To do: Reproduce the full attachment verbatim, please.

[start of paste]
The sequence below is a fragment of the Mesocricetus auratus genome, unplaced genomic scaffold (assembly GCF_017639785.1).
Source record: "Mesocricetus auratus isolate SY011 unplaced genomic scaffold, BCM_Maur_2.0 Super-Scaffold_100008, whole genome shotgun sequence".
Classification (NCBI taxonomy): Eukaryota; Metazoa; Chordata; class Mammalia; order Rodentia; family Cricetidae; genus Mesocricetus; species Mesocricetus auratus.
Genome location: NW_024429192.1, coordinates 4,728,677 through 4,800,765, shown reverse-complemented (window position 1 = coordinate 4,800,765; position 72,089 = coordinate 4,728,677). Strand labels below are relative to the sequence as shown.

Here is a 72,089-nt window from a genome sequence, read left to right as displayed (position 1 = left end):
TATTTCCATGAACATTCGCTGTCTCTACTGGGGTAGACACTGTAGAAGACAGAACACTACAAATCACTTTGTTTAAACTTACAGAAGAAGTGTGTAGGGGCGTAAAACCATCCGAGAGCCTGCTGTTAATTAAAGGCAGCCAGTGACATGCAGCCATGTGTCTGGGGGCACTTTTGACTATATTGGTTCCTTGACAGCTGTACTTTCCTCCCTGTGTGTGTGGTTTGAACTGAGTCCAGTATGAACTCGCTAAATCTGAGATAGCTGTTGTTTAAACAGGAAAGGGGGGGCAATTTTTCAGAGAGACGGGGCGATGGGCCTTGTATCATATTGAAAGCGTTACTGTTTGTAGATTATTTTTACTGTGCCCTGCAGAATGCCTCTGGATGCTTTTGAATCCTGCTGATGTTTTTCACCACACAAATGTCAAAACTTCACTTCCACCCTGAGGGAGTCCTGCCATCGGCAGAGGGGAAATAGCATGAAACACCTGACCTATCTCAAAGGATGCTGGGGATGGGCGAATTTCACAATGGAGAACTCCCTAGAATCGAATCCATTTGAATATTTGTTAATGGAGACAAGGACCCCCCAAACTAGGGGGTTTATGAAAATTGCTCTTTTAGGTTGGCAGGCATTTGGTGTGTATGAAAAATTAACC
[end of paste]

The sequence below is a fragment of the Mesocricetus auratus genome, unplaced genomic scaffold (assembly GCF_017639785.1).
Source record: "Mesocricetus auratus isolate SY011 unplaced genomic scaffold, BCM_Maur_2.0 Super-Scaffold_100008, whole genome shotgun sequence".
Classification (NCBI taxonomy): Eukaryota; Metazoa; Chordata; class Mammalia; order Rodentia; family Cricetidae; genus Mesocricetus; species Mesocricetus auratus.
Genome location: NW_024429192.1, coordinates 4,728,677 through 4,800,765, shown reverse-complemented (window position 1 = coordinate 4,800,765; position 72,089 = coordinate 4,728,677). Strand labels below are relative to the sequence as shown.

Here is a 72,089-nt window from a genome sequence, read left to right as displayed (position 1 = left end):
TATTTCCATGAACATTCGCTGTCTCTACTGGGGTAGACACTGTAGAAGACAGAACACTACAAATCACTTTGTTTAAACTTACAGAAGAAGTGTGTAGGGGCGTAAAACCATCCGAGAGCCTGCTGTTAATTAAAGGCAGCCAGTGACATGCAGCCATGTGTCTGGGGGCACTTTTGACTATATTGGTTCCTTGACAGCTGTACTTTCCTCCCTGTGTGTGTGGTTTGAACTGAGTCCAGTATGAACTCGCTAAATCTGAGATAGCTGTTGTTTAAACAGGAAAGGGGGGGCAATTTTTCAGAGAGACGGGGCGATGGGCCTTGTATCATATTGAAAGCGTTACTGTTTGTAGATTATTTTTACTGTGCCCTGCAGAATGCCTCTGGATGCTTTTGAATCCTGCTGATGTTTTTCACCACACAAATGTCAAAACTTCACTTCCACCCTGAGGGAGTCCTGCCATCGGCAGAGGGGAAATAGCATGAAACACCTGACCTATCTCAAAGGATGCTGGGGATGGGCGAATTTCACAATGGAGAACTCCCTAGAATCGAATCCATTTGAATATTTGTTAATGGAGACAAGGACCCCCCAAACTAGGGGGTTTATGAAAATTGCTCTTTTAGGTTGGCAGGCATTTGGTGTGTATGAAAAATTAACC